Djangofest celebrates guitarist who made music magic with 2 fingers

  • By Andy Rathbun Herald Writer
  • Wednesday, September 12, 2012 3:15pm
  • LifeGo-See-Do

The gypsy’s left hand was badly burned in 1928, in a caravan fire, wrecking his fourth and fifth fingers, a problem for the average guitarist.

But Django Reinhardt was not average.

The Belgian-born musician found ways to dance his fingers up and down the neck of a guitar, playing runs that became his signature, in a style — gypsy jazz — he largely created.

His music will live on next week as the Whidbey Island Center for the Arts hosts the 12th annual Djangofest Northwest from Wednesday through Sept. 23.

Musicians from across the globe will gather in Langley to play concerts. Fans, meanwhile, will take to the town’s campgrounds and coffee shops to hold their own impromptu “djam sessions.” Roughly 2,000 people are expected to attend the festival.

Nick Lehr, artistic director of Djangofest, said Reinhardt continues to inspire, in part thanks to the deep mark the guitarist made on jazz in the years leading up to, and during, World War II.

“He was like a huge rock star at his height in Paris,” Lehr said. “His song ‘Nuages,’ which became kind of the anthem for Paris during the occupation, sold a phenomenal amount.”

Gypsy jazz itself has ties to American jazz and swing. Gypsy musicians were interpreting popular songs of the day, covering people like Louis Armstrong. They would use whatever instruments they had — guitars, violins, the odd accordion — and, in their failed attempts at mimicry, created a new style that took on a life of its own.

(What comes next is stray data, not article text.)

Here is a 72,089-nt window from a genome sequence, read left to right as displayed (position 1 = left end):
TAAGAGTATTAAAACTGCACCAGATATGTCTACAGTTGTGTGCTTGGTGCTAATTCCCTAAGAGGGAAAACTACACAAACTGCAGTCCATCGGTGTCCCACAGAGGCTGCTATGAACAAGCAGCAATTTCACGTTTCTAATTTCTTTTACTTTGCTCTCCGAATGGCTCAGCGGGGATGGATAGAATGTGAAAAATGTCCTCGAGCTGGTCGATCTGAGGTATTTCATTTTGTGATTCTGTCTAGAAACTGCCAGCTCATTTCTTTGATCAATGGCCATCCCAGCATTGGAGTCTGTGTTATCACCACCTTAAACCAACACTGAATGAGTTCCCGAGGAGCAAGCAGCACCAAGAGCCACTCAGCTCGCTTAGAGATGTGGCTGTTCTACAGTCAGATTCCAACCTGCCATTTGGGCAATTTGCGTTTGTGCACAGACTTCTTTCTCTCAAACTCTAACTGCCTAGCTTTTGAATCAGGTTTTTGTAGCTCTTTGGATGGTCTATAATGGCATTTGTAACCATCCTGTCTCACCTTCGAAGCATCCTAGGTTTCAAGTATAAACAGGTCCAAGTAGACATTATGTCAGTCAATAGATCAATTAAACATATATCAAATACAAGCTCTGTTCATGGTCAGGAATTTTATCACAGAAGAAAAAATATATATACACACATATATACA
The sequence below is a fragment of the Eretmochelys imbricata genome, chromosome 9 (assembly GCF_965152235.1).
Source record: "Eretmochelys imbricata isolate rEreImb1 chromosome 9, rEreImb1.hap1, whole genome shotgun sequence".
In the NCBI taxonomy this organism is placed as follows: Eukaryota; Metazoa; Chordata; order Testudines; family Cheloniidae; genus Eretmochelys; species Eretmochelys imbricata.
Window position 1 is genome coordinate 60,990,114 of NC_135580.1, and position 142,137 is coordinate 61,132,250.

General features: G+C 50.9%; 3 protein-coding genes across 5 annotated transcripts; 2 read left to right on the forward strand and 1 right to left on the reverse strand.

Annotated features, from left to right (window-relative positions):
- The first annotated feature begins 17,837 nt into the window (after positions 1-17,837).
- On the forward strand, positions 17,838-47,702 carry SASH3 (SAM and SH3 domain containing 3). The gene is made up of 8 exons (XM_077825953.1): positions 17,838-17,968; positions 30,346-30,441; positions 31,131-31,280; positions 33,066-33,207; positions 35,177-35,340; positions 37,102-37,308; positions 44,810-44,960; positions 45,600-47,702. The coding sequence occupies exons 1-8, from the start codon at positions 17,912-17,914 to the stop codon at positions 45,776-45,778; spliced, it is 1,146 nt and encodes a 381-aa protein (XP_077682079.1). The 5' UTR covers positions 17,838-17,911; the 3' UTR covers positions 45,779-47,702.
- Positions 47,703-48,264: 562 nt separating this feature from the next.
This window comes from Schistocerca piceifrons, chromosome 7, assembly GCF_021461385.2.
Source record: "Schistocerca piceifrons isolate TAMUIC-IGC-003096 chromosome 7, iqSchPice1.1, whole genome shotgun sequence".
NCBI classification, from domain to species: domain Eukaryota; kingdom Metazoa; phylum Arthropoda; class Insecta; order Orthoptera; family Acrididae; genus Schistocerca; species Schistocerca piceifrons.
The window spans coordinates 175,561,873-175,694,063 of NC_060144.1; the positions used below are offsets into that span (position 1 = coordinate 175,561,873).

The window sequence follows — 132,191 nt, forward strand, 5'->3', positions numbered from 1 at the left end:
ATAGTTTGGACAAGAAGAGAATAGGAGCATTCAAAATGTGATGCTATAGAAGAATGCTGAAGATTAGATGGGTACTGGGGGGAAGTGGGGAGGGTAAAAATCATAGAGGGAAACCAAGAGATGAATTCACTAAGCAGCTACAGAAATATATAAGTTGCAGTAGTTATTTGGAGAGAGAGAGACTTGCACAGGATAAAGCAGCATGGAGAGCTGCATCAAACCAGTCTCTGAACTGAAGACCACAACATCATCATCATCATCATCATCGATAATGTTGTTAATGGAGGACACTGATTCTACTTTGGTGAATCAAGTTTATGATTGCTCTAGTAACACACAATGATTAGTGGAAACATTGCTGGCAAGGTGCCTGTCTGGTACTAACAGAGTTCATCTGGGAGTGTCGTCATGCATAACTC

Reinhardt, though, was the scene’s greatest star. Sadly, like so many great stars, he died young, suffering a stroke in 1953 at the age of 43.

By then, his music had earned a following. It percolated underground for decades before gaining traction again in the 1990s.

Lehr started Djangofest on Whidbey Island in 2001 to give Reinhardt fans a way to share his legacy. Lehr wasn’t surprised the festival caught on. He said Americans have always had a soft spot for the gypsy jazz culture.

“The idea of traveling the world in more or less free fashion, as we imagine the gypsies to be, is appealing on many levels, spiritually, aesthetically,” he said. “We’re all kind of gypsies, aren’t we?”

Djangofest Northwest: The lineup

• 8 p.m. Wednesday, Whidbey Island Center for the Arts: Greg Ruby Quartet; Hot Club Detroit

• 8 p.m. Thursday, Whidbey Island Center for the Arts: Cyrille Aimee and Diego Figueiredo; Billet Deux

• 3 p.m. Sept. 21, Whidbey Island Center for the Arts: Jimmy Grant Quartet; Pearl Django with Martin Taylor

• 8 p.m. Sept. 21, Langley Middle School: Antoine and Sebastien Boyer with Simon Planting and Robin Nolan; Lollo Meier and Tcha Limberger

• 3 p.m. Sept. 22, Langley Middle School: Joscho Stephan; John Jorgenson Quintet

• 8 p.m. Sept. 22, Langley Middle School: Robin Nolan and Tcha Limberger; Paulus Schafer and Tim Kliphuis with Gonzalo Bergara

• 3 p.m. Sept. 23, Langley Middle School: Whit Smith and Matt Munisteri with Beau Sample; Robin Nolan Trio

• 3 p.m. Sept. 23, Langley Middle School: Zazi; Gonzalo Bergara Quartet with John Jorgenson and Joscho Stephan

Tickets are $32 to $70. To purchase or for more information, go to or call 800-638-7631.

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